You can probably tell where I’m going with this. The face of the deep and the face of the waters in Genesis 1:2 can be seen as symbolic references to the chaotic and inhospitable conditions of the early universe. God would later bring order to the primordial chaos and create all the wonders of the universe which we see today. Once again, science and the Bible seem to be telling the same story.

Which brings us to the final point: the Spirit of God is said to have moved upon the waters. From a traditional view of scripture, one could simply say that this phrase indicates that God was there, manipulating matter and energy into the universe which we see today. But there may well be more to it than that.

There is one very, VERY surprising idea that I stumbled upon as I was putting this video together. If you have studied the Bible for any length of time, you’ve probably discovered that the word spirit is sometimes used almost interchangeably with the words breath, air, or wind. As it turns out, a few Bible translations approach Genesis 1:2 from that direction…

…the earth was a formless void and darkness covered the face of the deep, while a wind from God swept over the face of the waters.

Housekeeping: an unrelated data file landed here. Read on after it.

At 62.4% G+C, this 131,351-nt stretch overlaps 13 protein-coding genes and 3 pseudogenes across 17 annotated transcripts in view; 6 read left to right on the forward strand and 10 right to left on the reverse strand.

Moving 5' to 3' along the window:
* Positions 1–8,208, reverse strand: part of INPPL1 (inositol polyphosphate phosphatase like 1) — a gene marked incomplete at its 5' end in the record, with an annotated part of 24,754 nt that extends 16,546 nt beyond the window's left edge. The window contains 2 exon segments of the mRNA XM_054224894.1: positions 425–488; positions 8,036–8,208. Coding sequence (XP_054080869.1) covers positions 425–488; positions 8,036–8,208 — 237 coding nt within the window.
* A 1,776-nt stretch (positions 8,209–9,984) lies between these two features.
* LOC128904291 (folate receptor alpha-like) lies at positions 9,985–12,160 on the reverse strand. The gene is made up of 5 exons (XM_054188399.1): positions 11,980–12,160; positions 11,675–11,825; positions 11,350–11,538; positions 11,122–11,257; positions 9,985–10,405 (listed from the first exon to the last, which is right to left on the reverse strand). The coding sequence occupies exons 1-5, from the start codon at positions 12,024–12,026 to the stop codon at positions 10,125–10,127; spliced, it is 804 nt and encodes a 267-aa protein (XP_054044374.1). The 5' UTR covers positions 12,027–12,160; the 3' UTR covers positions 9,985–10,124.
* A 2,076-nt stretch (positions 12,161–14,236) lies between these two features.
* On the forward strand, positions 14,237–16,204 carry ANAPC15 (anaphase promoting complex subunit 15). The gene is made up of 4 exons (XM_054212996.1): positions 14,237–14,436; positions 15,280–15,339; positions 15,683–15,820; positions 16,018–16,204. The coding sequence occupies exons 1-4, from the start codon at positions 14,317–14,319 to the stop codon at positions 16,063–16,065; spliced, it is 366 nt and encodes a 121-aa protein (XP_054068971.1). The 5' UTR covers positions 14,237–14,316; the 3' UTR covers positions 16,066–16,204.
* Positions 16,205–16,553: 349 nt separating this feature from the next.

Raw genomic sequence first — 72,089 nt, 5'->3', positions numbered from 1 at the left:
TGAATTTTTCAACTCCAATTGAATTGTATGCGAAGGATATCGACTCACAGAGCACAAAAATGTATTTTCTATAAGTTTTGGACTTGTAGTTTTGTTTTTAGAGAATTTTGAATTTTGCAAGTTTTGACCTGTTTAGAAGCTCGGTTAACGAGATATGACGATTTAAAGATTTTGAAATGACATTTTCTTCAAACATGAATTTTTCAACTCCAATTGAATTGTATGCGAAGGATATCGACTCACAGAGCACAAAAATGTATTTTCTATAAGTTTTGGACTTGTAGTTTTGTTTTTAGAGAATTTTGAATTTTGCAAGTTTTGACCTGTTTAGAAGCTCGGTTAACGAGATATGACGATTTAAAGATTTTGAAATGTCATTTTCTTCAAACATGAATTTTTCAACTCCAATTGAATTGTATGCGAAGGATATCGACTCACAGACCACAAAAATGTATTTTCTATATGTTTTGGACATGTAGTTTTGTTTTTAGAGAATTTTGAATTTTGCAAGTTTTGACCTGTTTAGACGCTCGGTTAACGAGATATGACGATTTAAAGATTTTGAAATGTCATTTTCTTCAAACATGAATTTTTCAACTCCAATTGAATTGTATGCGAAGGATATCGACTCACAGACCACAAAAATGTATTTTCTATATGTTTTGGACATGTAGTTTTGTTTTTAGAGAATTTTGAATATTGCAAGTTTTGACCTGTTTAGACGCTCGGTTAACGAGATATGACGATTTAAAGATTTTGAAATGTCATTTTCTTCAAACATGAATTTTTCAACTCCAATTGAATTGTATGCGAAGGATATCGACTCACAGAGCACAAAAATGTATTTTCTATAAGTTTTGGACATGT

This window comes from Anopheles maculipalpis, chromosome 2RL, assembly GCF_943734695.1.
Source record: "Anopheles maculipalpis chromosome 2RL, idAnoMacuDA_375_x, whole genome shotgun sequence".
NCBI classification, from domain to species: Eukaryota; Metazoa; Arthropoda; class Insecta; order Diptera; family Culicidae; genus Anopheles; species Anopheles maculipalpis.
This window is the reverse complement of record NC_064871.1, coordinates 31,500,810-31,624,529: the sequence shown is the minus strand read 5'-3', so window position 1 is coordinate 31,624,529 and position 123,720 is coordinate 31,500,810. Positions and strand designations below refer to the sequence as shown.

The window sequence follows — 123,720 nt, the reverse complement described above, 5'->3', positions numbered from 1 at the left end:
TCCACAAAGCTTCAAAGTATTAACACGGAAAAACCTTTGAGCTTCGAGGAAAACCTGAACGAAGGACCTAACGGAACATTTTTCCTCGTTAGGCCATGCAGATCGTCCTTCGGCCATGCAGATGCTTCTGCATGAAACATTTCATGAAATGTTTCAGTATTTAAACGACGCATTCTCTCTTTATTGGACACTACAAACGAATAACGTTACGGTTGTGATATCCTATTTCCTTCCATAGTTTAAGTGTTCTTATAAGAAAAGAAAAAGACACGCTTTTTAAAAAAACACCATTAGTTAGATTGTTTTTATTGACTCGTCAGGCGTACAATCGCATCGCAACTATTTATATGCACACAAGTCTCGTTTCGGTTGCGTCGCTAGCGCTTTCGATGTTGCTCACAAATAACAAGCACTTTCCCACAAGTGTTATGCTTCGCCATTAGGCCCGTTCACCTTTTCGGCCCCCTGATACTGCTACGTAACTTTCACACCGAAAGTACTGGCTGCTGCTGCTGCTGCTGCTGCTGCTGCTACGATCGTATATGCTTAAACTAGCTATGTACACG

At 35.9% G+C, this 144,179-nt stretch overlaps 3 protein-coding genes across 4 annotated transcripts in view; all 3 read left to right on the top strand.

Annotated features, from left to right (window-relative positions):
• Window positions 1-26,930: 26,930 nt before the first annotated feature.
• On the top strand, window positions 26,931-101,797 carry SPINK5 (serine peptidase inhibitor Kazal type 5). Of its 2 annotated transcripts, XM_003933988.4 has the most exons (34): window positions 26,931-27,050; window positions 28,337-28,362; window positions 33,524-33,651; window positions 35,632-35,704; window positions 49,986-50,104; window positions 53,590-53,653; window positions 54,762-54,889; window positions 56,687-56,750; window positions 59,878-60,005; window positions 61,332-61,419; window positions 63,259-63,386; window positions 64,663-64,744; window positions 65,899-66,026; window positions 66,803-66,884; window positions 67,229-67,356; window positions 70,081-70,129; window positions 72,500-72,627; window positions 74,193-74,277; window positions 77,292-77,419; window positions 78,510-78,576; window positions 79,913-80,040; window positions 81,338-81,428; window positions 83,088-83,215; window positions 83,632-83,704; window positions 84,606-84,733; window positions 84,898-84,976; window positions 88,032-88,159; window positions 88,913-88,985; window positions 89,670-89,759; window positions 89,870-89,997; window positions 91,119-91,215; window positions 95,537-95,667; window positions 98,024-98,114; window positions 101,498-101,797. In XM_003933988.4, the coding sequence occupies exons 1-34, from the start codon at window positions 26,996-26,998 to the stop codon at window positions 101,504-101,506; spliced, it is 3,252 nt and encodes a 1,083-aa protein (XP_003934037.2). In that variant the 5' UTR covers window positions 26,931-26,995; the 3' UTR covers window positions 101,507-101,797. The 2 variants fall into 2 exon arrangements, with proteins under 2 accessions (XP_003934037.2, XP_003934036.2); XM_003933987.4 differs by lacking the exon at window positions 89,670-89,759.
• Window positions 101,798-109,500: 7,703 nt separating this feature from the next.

~Genesis 1:2 (NRSV)

Now this is absolutely fascinating, because one of the central ideas of the big bang theory has to do with the expansion of the universe. In fact, there is one problematic period of time where the universe seems to have expanded much more quickly than scientists can account for, and it just happens to be one of the earliest events of the big bang model. Scientists refer to this phenomenon as inflation (just like blowing up a balloon…), and it’s still one of the big scientific mysteries surrounding the beginning of the universe. It also falls neatly into the timeframe we are talking about in this video.

A strong wind would certainly disperse, or spread out, a cloud of gas, but scientists still don’t have an answer for what exactly is causing the expansion of the universe. Here’s a hint: it’s not the wind (not even the solar wind)! Now, I personally always thought of the big bang as an explosion, as the name implies, but that’s not exactly accurate.